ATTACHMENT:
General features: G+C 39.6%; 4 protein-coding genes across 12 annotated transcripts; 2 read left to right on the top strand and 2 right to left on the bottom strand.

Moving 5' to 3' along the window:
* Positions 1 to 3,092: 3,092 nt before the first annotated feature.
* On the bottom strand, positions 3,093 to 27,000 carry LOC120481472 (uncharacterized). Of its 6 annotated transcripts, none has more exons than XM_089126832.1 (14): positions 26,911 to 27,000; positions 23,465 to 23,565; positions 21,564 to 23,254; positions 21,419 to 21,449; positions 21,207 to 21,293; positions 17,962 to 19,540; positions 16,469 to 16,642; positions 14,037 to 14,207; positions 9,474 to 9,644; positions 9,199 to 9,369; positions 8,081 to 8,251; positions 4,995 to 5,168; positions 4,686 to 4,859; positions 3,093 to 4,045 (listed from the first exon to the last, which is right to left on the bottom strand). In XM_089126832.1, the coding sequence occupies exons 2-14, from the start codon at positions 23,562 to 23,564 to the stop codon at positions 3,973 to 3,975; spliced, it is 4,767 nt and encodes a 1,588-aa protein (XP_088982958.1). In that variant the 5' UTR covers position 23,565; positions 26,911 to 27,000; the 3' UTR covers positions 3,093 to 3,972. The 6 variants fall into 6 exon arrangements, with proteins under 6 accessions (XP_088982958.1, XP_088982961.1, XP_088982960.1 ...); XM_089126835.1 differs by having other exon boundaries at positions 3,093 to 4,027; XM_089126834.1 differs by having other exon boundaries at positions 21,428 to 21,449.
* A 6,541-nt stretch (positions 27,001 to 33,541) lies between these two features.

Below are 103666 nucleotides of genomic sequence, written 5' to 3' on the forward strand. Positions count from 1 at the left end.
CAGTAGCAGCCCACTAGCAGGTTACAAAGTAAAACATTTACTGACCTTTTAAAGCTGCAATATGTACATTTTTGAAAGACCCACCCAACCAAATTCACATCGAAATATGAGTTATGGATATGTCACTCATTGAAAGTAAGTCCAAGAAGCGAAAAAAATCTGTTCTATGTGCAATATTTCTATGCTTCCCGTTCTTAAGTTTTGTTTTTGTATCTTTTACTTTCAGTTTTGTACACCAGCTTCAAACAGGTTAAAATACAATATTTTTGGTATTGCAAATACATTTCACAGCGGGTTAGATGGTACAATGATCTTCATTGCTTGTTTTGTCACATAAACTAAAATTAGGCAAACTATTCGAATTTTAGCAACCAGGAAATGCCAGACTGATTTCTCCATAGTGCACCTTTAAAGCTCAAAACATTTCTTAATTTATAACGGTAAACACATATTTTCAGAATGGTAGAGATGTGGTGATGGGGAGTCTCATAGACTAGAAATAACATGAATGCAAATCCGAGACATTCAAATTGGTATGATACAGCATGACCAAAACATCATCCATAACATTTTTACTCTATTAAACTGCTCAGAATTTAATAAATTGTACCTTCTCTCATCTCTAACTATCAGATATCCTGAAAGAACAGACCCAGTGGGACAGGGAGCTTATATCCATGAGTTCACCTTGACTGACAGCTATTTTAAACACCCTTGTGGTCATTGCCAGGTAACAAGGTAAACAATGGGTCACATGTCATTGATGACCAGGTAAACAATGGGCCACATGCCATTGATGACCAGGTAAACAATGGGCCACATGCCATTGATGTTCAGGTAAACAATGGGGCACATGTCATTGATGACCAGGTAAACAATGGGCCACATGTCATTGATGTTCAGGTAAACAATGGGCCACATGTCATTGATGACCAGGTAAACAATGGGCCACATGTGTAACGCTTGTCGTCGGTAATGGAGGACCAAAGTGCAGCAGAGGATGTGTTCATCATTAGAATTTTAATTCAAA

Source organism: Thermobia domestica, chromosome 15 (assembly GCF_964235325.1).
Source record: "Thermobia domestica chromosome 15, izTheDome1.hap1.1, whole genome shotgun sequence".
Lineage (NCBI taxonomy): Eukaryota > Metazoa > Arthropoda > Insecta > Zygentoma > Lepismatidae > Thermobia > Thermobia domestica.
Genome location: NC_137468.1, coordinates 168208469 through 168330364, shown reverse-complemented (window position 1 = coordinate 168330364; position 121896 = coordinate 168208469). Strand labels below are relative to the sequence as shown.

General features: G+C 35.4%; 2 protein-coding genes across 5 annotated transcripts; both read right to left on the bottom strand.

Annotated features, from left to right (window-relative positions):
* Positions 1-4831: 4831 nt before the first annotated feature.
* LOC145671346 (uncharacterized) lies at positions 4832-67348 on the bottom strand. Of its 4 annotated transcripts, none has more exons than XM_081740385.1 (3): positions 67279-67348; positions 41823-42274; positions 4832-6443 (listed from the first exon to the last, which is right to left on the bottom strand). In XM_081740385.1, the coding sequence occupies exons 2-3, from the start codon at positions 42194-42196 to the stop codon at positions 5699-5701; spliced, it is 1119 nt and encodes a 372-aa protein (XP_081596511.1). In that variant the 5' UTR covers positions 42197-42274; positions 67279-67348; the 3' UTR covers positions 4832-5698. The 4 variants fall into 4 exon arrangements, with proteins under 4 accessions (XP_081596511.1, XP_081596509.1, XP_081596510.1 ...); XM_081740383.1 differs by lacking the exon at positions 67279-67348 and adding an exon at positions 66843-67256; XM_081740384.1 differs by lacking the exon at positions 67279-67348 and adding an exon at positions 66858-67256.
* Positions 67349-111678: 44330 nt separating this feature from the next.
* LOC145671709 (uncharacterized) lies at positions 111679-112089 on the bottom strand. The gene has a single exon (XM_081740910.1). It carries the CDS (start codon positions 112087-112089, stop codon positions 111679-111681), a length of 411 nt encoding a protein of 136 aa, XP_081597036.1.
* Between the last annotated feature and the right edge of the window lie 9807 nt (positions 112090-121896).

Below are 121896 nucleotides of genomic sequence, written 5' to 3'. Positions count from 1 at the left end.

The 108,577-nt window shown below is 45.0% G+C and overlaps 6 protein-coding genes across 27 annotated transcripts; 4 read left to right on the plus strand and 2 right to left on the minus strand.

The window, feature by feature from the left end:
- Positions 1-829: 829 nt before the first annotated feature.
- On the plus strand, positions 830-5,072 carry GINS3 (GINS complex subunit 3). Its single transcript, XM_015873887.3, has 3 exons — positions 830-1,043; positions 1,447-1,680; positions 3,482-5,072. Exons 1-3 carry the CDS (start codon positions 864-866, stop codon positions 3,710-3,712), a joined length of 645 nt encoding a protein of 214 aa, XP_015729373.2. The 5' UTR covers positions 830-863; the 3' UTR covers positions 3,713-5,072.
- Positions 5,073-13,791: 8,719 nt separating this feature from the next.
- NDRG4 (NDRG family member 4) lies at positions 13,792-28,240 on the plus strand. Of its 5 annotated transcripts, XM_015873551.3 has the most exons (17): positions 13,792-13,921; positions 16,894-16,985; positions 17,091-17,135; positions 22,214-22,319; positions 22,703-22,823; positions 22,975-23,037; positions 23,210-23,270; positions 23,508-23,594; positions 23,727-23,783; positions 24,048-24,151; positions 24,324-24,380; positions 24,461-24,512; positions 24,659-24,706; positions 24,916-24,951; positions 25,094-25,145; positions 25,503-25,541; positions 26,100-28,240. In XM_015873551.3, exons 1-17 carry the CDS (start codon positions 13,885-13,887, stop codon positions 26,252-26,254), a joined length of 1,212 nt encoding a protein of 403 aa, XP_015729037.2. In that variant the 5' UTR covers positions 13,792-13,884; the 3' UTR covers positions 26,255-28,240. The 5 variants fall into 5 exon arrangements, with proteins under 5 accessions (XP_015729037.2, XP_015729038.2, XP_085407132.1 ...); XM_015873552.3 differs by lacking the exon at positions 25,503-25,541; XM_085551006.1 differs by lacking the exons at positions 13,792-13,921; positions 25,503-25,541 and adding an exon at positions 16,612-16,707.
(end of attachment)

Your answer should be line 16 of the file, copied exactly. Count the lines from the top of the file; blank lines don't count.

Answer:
* Positions 67349-111678: 44330 nt separating this feature from the next.